Sunday, May 15, 2016

3D Printing in Copper, Model Railroad details

This is the first of several posts that will be about 3D printing using Copper infused PLA.  This is PLA (Polylactic Acid) plastic filament with fine copper infused in the plastic, so it prints in copper.  Because it is real copper, it can be chemically weathered to add patina.  

First, I generally print using ABS (Acrylonitrile Butadiene Styrene).  ABS melts at a higher temperature (240 degrees celsius and more) than PLA and it requires a heated bed on the printer to keep the print from warping.  ABS is stronger, more flexible, and will not degrade over time.  It is also solvent weldable to Acrylic, and polystyrene, so it is great for modeling.  (for more on ABS versus PLA).  ABS prints clean, with very little stringing, more on that later.

PLA melts a lot lower temperature, 180-200 degrees celsius.  If you leave an PLA print in your car in the summer, it can sage, warp and get sticky.  PLA is sticky, and tend to string between items.  It, therefore, take more clean up than ABS.  It is brittle, when compared to ABS, and it is biodegradable, even compostable.  According to most sources, it will degrade over time if left outside.  PLA is cheaper.

I bought my roll of Copper infused PLA from Afinia, since I have two of their printers.  FYI, that is wood infused PLA next to the copper.  Yes, I can print in wood too, but that will be a later post.

video
One of the first items I printed in copper is a roofing ridge cap.  

I test fit the cap on the roof, before I weathered it.

One of the cool things about copper is that it can be chemically weather to give it a natural patina.  That will probably not get covered much until the second post, as it was quite an experiment.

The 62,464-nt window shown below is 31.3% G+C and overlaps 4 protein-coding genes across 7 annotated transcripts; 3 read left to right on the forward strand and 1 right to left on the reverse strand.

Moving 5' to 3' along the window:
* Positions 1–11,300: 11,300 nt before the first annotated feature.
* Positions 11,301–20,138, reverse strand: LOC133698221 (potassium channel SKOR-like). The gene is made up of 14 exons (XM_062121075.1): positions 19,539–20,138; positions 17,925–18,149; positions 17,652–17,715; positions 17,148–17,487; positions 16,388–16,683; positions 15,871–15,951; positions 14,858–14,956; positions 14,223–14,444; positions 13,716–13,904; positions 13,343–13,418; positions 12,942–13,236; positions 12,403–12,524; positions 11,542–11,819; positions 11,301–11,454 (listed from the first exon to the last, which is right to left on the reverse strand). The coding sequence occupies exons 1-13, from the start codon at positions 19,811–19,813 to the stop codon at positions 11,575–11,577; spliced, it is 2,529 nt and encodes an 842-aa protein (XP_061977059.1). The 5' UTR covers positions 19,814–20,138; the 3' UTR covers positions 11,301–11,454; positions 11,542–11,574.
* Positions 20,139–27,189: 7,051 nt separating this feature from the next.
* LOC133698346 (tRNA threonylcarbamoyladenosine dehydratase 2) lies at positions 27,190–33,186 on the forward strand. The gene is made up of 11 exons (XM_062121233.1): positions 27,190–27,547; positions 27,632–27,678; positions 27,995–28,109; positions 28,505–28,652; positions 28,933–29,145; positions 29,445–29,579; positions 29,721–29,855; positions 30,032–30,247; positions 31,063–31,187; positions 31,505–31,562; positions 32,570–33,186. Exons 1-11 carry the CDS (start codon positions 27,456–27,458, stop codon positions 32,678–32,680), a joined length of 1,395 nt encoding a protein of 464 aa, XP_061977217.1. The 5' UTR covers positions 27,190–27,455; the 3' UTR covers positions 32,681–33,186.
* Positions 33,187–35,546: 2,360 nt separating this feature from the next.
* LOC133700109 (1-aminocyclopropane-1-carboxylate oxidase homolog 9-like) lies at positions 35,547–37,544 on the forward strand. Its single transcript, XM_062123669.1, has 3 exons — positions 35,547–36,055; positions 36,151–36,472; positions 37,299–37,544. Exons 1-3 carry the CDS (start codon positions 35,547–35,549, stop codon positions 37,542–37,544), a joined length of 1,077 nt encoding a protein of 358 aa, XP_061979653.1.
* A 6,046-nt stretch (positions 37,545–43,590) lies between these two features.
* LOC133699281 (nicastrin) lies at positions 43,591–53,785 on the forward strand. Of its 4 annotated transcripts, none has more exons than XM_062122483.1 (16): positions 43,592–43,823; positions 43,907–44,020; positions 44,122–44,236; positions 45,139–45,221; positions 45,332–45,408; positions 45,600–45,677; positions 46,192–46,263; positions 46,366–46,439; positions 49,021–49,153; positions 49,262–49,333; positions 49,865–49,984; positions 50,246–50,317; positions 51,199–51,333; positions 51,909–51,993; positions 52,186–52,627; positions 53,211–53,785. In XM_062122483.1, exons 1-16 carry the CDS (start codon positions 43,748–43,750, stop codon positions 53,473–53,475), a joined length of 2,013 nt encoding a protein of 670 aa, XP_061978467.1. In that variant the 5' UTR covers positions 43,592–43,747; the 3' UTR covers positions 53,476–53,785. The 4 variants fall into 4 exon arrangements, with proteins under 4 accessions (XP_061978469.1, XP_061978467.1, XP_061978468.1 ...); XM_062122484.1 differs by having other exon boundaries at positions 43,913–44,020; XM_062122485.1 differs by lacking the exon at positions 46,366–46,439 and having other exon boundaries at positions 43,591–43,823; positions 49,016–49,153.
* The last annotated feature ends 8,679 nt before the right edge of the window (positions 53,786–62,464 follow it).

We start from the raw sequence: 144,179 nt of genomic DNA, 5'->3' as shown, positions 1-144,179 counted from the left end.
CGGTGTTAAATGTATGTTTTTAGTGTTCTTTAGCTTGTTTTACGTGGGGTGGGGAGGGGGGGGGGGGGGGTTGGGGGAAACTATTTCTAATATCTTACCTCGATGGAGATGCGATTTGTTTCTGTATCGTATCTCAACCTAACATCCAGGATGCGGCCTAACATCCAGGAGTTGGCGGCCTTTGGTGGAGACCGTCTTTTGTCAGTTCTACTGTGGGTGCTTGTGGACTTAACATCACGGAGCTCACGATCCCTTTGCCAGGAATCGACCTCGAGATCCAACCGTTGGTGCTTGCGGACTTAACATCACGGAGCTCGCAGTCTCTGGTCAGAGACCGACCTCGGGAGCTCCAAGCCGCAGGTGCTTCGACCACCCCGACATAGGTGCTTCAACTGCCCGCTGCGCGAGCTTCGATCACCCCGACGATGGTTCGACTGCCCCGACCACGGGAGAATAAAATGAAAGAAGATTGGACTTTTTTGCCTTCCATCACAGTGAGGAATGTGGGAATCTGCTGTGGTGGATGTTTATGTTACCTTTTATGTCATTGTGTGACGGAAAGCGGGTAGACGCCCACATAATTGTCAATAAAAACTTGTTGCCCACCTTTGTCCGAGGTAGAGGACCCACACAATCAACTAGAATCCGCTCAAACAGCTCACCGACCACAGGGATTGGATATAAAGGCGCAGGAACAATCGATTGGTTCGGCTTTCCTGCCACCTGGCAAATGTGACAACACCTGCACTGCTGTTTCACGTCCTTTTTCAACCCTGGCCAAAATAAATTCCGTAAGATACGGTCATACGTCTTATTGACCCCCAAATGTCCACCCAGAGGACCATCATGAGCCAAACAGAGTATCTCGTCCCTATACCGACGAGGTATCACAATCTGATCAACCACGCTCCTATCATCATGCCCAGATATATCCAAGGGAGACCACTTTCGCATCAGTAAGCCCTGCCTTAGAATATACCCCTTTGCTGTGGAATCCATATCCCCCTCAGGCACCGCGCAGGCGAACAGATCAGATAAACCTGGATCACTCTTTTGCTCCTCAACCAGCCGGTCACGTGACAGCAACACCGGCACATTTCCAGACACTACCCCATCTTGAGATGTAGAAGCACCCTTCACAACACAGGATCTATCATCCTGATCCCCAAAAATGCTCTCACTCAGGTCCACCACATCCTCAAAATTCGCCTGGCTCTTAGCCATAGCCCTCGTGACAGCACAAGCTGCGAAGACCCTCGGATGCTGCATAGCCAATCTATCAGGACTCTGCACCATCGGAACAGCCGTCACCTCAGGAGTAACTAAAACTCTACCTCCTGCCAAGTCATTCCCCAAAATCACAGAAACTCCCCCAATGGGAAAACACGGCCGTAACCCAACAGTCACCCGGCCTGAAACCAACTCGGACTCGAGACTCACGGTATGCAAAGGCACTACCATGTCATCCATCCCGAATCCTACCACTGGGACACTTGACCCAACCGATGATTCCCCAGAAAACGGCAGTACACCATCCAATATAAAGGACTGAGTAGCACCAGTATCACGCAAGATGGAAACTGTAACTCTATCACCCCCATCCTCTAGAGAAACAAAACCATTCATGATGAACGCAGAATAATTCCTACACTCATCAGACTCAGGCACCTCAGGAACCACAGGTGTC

Here is a large tub I printed, this would be about the size of a bath tub in HO scale.

To get the copper to oxidize, you fume it in an atmosphere of ammonia and salt.  I threw some salt in a container with a tight let, put in a little ammonia, then used some 3D printed angles to hold the ridge up above the liquid.  I put the lid on and waited a day.

It came out with a nice patina to it. 

It is a fairly new looking roof, so not a lot of patina was required.  If you leave it in the fuming chamber longer, it will oxidize more, and, therefore, have more patina.  MUCH more on that in the next post.
 I also printed a small section of copper roofing,  

In my opinion, PLA does not hold as sharpe of lines at the ABS, so the details are not as clear.  In this case, the roof ridges are just not as clean as with ABS, but then, they don't make ABS infused copper!

Remember the tub in the picture earlier, it had one little string of plastic coming off of it, formed when the print was done and the printer head moved away.  Check out the print above.  I printed the tub with two chimney caps, and note all the stringing and globs of plastic between the models.

These tubs are only about 1/4" in diameter, and you can see all the clean up needed.

They can be cleaned up, but it take a little work.  Much easier than cleaning up a metal casting, since it is plastic.   Here is whole bunch of items I did some tests on.  I wanted to see how long items needed to fume in the ammonia and salt air to get a given patina.  More on that in my next post.  


I also made some skylight frames using the copper, for more on that, click on this link, skylights-copper-3d-printed-frame.

I am also looking at getting a rock tumbler to polish the copper.  If I can make it look old, it would also be nice to make it look new.




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